Postconditions

The postcondition annotation specifies a condition that must hold at exit from a function. Postconditions can use the keyword return to refer to the return value of the function.
precondition(len > 0)
postcondition(return < len)
int foo(int *buf, int len)
{
  int last_pos = 0;
  for (int i = 0; i < len; i++) {
    if (buf[i] > 5)
      last_pos = i;
  }
  return last_pos;
}

Type Invariants

The invariant annotation specifies a condition that generally holds of objects of a particular type; the condition can be assumed whenever a object with the type is used, and must be established after any object with the type is modified. Invariant annotations can be placed on the type itself or on any of its fields; for the following example, all the invariants are equivalent.
struct str {
  invariant(a <= b)
  int a;
  int b;
};

struct invariant(a <= b) str {
  int a;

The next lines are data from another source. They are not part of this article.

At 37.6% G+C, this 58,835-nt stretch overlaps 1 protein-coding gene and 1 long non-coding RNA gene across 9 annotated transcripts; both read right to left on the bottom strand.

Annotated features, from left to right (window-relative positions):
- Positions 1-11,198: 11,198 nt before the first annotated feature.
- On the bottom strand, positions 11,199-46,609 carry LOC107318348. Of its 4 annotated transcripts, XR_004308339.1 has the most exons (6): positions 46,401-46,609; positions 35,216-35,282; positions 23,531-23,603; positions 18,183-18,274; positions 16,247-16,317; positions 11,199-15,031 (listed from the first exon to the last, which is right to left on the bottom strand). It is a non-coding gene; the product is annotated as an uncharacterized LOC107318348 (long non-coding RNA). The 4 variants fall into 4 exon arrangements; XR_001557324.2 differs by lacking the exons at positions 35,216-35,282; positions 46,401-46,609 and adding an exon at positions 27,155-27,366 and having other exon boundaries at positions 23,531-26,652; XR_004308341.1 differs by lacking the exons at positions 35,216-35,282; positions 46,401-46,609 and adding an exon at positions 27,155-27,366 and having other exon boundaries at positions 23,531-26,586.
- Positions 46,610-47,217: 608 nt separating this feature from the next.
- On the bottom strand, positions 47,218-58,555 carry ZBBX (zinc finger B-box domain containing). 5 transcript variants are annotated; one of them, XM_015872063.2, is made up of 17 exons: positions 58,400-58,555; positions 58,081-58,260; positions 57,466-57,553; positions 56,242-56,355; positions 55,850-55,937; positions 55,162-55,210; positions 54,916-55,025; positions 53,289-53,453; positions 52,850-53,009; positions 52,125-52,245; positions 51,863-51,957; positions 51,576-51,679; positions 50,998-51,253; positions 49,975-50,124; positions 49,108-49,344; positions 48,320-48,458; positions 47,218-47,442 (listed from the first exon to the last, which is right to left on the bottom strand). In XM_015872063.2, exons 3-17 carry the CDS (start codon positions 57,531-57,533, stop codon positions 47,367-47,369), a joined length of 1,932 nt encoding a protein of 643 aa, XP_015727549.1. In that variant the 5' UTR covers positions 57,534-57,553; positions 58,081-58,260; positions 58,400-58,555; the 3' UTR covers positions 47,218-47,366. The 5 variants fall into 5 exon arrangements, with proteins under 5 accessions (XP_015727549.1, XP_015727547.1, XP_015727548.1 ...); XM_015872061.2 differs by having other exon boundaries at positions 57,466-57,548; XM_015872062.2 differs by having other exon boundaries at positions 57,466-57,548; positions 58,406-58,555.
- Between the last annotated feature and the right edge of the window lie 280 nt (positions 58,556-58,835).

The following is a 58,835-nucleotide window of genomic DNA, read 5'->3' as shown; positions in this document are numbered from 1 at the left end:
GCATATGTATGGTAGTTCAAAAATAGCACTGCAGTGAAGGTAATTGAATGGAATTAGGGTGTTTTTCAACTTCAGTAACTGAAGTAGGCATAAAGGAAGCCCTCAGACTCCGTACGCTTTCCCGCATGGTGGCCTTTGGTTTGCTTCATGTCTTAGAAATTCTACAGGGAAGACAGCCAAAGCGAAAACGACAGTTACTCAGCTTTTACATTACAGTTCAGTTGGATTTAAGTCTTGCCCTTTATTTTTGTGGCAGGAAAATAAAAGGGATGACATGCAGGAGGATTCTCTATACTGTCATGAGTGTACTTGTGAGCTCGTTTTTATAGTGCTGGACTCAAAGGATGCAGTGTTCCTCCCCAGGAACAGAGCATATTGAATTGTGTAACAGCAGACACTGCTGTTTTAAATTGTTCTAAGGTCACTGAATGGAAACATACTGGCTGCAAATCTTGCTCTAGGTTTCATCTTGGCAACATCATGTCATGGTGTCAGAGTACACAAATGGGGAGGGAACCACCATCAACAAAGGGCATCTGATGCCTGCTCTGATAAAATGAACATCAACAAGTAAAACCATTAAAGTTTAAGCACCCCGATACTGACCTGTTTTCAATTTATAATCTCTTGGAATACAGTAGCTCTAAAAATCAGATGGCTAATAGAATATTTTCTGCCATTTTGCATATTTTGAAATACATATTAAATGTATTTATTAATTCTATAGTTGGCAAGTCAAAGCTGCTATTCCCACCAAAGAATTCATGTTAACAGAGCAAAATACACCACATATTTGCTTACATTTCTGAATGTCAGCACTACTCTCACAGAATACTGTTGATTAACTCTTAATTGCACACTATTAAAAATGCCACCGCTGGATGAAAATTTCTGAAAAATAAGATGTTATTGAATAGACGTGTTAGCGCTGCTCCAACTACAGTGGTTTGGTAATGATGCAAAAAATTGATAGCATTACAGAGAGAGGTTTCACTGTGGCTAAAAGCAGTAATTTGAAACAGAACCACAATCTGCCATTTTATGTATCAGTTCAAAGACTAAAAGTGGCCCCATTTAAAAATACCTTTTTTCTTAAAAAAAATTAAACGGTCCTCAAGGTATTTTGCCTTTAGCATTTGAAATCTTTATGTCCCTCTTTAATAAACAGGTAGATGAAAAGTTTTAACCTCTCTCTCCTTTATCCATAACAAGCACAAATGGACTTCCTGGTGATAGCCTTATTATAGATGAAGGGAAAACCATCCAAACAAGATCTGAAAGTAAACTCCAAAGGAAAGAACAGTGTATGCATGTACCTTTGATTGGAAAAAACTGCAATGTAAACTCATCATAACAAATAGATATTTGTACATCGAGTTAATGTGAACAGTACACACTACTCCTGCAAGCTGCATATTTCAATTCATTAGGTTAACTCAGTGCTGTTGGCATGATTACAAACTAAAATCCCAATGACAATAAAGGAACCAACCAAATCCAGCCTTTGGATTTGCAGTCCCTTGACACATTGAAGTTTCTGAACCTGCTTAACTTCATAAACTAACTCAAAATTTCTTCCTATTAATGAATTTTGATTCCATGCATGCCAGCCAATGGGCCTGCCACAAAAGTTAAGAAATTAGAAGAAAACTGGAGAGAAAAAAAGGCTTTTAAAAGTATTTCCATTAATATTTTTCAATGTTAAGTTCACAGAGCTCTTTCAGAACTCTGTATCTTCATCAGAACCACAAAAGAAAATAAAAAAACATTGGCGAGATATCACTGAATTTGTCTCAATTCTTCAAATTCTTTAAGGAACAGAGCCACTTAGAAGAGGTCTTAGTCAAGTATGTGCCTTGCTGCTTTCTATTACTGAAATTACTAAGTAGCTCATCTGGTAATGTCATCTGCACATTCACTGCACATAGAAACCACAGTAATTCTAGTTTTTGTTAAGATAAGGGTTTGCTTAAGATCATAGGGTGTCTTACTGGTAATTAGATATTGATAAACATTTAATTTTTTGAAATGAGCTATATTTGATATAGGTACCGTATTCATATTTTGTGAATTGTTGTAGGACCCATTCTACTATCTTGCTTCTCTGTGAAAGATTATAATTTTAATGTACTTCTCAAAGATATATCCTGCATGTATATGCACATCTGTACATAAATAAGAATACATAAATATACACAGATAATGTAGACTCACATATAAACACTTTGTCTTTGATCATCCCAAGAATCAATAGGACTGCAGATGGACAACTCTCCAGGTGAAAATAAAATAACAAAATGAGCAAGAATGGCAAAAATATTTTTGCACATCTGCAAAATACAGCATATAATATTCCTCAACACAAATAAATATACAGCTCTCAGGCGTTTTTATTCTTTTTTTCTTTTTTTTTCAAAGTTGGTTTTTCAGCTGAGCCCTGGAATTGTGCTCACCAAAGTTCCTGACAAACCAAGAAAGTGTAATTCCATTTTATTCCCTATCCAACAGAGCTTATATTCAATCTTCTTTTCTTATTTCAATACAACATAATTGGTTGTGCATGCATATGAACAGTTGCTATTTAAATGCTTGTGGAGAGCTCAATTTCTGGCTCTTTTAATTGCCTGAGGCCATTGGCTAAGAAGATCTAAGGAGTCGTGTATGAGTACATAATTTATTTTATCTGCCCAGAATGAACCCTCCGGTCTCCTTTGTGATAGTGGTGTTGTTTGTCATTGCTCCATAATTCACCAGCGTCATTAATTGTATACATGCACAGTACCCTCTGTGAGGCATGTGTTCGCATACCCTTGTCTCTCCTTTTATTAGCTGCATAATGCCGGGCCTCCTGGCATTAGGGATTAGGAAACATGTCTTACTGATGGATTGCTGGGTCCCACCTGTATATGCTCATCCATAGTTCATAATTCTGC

int b;
};

struct str {
  int a;
  int b;
} invariant(a <= b);
Invariants can also use the 'this' keyword (even on C structures) to refer to fields of the structure. The following is equivalent to the above invariants.
struct str {
  invariant(this->a <= this->b)
  int a;
  int b;
};
There are some restrictions on which type invariants can be checked by sixgill. See Type Invariants over multiple objects for more information.

Global Invariants

The invariant annotation can also be used on global variables. In the same fashion as type invariants, these conditions must generally hold of the globals; they can be assumed whenever the globals are used, and must be established after the globals are written.
int globa;
invariant(globb >= globa) int globb;

Buffer Bounds

The lbound and ubound functions can be used in annotations to indicate the lower and upper bounds of a buffer. lbound(buf) is the smallest element index which is allocated for buf, and ubound(buf) is the number of elements allocated, starting at buf itself. buf[lbound(buf)] and buf[ubound(buf) - 1] are accessible, provided that buf has at least one element allocated.
precondition(ubound(buf) >= len)
void foo(int *buf, int len)
{
  for (int i = 0; i < len; i++)
    buf[i] = 0;
}
lbound and ubound are both expressed in terms of the element type of the buffer. The buffer passed to lbound and ubound can be cast to another type to change this element type; casting to void* or char* will give bound extents in bytes.